On our YouTube channel, we’ve covered countless topics around financial independence and early retirement. Amon and I spent eight years on the path to financial independence, and once we achieved our overall goal, we were able to quit our government jobs and retire at just 39 years old.
But it was the next part of our journey that piqued a lot of interest - because we chose to leave the United States and retire in Portugal with our children. Many people want to know why we chose Portugal.
So today, I’m going to answer that question as thoroughly as possible! So you can understand: 1) how life in Portugal compares to life in the U.S. and 2) why we left the United States in the first place.
How safe is Portugal? I get this question all the time.
Let me start by saying that Portugal is an incredibly safe country! It’s so safe in fact, that the World Population Review ranked it as the third safest country in the world. Compare that to America, which was placed at a jaw-dropping 128 . . . does that answer the question?
Here’s another stat to clear things up: As of 2018 Portugal had an average of 0.8 people killed per 100,000. The U.S had an average of 5 per 100,000. That is more than 5 times the murder rate in the US compared to Portugal!
Our sense of safety in Portugal can be summed up in 3 words: Peace of mind. We feel secure traveling anywhere in this country, compared to the US where there were definitely places that we just didn’t feel safe in, or would never visit for safety reasons.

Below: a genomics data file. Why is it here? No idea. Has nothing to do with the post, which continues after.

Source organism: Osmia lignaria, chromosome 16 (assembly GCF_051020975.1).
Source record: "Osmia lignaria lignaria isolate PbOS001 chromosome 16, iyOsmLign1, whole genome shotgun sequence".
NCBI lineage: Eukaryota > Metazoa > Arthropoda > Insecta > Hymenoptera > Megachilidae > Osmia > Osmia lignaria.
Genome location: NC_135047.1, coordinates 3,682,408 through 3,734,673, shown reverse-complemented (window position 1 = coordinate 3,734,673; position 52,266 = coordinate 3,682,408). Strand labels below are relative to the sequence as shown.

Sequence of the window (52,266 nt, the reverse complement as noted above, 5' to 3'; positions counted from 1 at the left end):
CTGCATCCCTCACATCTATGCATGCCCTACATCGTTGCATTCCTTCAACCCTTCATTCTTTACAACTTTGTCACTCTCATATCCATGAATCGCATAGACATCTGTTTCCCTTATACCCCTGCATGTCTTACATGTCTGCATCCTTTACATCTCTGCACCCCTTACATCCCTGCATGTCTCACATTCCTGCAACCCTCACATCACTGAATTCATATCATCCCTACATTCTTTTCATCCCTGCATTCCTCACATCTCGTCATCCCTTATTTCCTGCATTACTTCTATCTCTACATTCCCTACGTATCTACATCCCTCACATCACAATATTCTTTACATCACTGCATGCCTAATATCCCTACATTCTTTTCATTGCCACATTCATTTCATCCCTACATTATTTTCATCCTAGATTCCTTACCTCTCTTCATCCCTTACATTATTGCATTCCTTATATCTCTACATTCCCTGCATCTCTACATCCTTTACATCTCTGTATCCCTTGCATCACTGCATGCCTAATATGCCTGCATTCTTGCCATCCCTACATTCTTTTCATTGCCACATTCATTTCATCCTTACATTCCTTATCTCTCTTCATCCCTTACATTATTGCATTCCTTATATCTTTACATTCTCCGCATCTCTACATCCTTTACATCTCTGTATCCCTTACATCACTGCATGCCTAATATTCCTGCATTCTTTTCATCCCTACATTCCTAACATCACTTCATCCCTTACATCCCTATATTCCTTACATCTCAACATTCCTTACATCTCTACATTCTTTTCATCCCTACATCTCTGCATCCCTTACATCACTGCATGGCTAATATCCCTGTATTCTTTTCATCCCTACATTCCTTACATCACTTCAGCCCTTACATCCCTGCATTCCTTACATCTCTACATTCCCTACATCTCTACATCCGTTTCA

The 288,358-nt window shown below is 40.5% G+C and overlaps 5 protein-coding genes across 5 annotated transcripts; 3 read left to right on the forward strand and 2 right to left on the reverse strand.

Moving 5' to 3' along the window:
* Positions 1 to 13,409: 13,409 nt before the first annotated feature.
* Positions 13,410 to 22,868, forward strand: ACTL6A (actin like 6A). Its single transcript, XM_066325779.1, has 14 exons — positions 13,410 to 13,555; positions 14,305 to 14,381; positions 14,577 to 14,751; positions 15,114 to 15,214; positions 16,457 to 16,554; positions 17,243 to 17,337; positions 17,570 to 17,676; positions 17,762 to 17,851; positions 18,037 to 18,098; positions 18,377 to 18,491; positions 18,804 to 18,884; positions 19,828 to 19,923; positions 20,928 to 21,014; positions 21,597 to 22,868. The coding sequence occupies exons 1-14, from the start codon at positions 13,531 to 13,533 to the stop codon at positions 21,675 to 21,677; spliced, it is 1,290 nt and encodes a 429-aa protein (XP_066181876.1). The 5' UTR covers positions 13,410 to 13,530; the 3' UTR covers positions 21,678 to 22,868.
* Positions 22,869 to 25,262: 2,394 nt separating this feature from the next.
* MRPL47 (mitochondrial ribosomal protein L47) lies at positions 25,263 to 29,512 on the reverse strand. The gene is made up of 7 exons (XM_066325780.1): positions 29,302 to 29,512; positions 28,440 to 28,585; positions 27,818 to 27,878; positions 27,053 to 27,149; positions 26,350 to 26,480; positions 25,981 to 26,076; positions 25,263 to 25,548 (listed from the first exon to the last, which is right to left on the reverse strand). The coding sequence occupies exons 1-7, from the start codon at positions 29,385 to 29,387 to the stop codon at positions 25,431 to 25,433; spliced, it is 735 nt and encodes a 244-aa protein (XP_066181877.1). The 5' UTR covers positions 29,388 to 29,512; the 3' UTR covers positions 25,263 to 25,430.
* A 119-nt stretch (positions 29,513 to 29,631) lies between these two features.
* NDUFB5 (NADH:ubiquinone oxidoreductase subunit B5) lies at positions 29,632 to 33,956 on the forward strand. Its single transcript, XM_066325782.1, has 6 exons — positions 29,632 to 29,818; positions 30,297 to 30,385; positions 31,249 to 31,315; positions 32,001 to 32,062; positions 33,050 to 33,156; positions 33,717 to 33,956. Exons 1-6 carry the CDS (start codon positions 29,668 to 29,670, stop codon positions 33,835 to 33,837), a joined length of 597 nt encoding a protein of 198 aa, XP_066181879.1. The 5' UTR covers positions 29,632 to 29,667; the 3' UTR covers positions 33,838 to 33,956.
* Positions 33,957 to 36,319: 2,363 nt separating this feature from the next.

When it comes to healthcare, there’s no competition.
To be blunt - Portugal has a higher average life expectancy than the States: 83 years old, compared to 79. This is just one indication of the quality of healthcare in this country.
And if that’s not enough, consider this: Portugal’s healthcare system is also ranked the 12th best by the World Health Organization compared to the US, which ranks at 37. If that isn’t enough, it’s also considerably cheaper here than it is back home. We only pay $125 per month for private health care for a family of four, compared to our lives in the U.S where we were looking at $25,000 a year for near-equivalent healthcare!
Cost Of Living
This is a difficult one because costs of living can vary hugely across the United States, so I can only really speak from our experience living in the San Francisco Bay Area.
Back then, our expenses in the Bay Area were astronomical. Here in Portugal, we spend roughly $2,000 a month for our family of four - and that includes private healthcare and the cost of sending our girls to private schooling here in Portugal.
You can indeed spend less money in the U.S living in cheaper places, but that same logic applies to Portugal. There are many places here where you can spend less than we do. For us, the cost of living in Portugal is far more manageable.
This doesn’t apply to everyone, but travel is a favorite pastime of ours. Back in the U.S our favorite holiday destination was Hawaii, because of the beautiful beaches and weather. From San Francisco to Hawaii return flights would cost around $500 per person.
Compare that to travel in Portugal where we can fly to Poland or the Netherlands for less than $300 for our entire family of four! If you want to pay even less, you can catch a bus or train and be in another country within a matter of hours.